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Mental Health Services

Volume 493: debated on Friday 12 June 2009

To ask the Secretary of State for Health how much his Department allocated to cognitive behavioural therapy treatments in NHS facilities in each of the last three years. (279565)

The Department does not allocate funding to specific treatments in national health service facilities and so does not have this information. However, throughout the last three years, the Government have been running the Improving Access to Psychological Therapies programme, which is helping the NHS implement National Institute for Health and Clinical Excellence (NICE) guidance for the treatment of common mental health problems and over the next few years will make cognitive behavioural therapy (CBT) more widely available than ever before. This is because CBT is one of the key treatments recommended by NICE.

In 2006-07, the programme launched two pilot projects in Newham and Doncaster, to which it allocated a total of £3 million.

In 2007-08, the programme also ran 11 smaller pilots, to which it allocated a further £2 million.

In 2008-09, a national roll-out of NICE-compliant psychological therapies began with the creation of services in 35 primary care trusts (PCTs) costing a total of £33 million. This involves a training programme for 3,600 new therapy workers over three years. Initially, the training for this workforce has focused on CBT because this is where the biggest shortage lies and it supports the NHS in delivering the NICE treatment guidelines.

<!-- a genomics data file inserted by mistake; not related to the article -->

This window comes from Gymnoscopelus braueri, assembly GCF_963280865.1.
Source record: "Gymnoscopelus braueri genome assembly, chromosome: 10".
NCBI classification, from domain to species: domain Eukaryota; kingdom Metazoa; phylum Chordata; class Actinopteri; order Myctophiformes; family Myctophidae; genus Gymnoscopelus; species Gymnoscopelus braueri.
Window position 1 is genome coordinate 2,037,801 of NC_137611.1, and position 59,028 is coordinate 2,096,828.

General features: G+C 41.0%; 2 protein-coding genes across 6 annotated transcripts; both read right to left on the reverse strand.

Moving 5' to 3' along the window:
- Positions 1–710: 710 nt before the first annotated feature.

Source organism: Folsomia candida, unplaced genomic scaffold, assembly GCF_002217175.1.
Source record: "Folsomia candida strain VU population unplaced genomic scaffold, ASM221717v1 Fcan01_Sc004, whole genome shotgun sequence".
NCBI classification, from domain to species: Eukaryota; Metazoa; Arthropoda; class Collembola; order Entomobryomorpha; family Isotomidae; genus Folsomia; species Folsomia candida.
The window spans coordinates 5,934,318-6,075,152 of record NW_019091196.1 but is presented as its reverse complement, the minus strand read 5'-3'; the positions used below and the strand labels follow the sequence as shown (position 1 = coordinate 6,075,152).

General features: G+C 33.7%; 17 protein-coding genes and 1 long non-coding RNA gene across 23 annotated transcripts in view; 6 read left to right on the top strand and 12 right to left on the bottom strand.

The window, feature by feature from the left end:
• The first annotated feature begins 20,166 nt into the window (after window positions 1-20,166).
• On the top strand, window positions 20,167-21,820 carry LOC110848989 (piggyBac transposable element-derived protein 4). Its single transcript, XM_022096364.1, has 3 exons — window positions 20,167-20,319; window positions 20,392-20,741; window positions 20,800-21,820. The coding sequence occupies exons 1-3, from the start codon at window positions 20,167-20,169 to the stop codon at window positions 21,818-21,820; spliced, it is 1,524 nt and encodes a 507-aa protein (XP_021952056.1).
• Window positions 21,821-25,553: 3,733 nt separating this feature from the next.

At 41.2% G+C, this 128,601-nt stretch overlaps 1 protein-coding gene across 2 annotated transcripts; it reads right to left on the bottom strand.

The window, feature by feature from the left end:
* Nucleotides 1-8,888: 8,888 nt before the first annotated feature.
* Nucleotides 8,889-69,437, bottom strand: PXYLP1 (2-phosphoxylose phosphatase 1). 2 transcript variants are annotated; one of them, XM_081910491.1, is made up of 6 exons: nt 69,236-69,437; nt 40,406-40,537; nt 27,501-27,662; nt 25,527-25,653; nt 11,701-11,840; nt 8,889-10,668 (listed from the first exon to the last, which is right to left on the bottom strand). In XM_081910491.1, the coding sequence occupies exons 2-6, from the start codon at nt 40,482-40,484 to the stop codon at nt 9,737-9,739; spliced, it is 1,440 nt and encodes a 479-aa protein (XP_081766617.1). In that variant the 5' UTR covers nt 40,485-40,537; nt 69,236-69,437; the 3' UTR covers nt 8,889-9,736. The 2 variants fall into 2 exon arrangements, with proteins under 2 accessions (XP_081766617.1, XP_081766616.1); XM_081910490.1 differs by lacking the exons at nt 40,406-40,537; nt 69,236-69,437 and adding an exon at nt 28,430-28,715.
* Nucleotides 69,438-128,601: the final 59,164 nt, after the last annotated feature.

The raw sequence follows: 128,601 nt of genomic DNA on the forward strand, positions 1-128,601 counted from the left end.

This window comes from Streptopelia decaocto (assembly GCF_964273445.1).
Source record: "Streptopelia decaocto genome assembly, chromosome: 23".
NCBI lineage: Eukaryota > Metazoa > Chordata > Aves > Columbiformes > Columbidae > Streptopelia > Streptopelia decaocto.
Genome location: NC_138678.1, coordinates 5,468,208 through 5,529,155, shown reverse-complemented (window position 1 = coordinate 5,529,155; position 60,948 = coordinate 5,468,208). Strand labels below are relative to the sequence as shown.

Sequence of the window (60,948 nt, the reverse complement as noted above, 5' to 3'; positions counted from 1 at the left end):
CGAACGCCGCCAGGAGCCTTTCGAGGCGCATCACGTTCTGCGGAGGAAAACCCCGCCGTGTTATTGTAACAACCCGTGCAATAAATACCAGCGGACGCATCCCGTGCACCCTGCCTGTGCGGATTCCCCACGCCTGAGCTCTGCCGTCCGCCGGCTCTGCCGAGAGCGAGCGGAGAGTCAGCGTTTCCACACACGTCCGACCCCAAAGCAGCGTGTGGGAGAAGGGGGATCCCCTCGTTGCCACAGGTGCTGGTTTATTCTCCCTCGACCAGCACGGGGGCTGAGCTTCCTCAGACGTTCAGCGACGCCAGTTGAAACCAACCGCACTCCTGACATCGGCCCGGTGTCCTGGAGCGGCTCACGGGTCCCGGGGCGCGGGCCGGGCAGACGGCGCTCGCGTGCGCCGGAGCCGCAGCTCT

This investment is continuing to increase substantially, with a further 80 services coming on stream in the autumn bringing the total to £103 million in 2009-10, and every PCT beginning to establish these new services in 2010 when the investment will rise to £173 million.

To ask the Secretary of State for Health which mental health conditions are treated by cognitive behavioural therapy available on the NHS; and what the average waiting time between diagnosis and commencement of a course of treatment was in each primary care trust in the latest period for which figures are available. (279566)

The National Institute for Health and Clinical Excellence recommends the national health service to offer cognitive behavioural therapy as a treatment for: antenatal and postnatal mental health problems; anti-social personality disorder; anxiety; attention deficit hyperactivity disorder; bipolar disorder; borderline personality disorder; dementia; depression in adults, children and young people; drug misuse; bulimia; obsessive compulsive disorder; post-traumatic stress disorder; schizophrenia; self-harming; and violence. The actual use of this treatment is recorded in individual patient records and not held centrally. No data are held centrally on the average waiting time between diagnosis and the start of treatment. However, one of the central aims of the improving access to psychological therapies programme is to ensure that people needing to access these treatments are able to do so more rapidly by providing them in primary and community settings, such as general practitioner surgeries.

To ask the Secretary of State for Health what the average waiting time between diagnosis and the commencement of a course of cognitive behavioural therapy was for persons diagnosed with schizophrenia in each primary care trust area in the latest period for which figures are available. (279567)

Data about the waiting time between diagnosis and the start of a course of cognitive behavioural therapy for people with schizophrenia are not held centrally.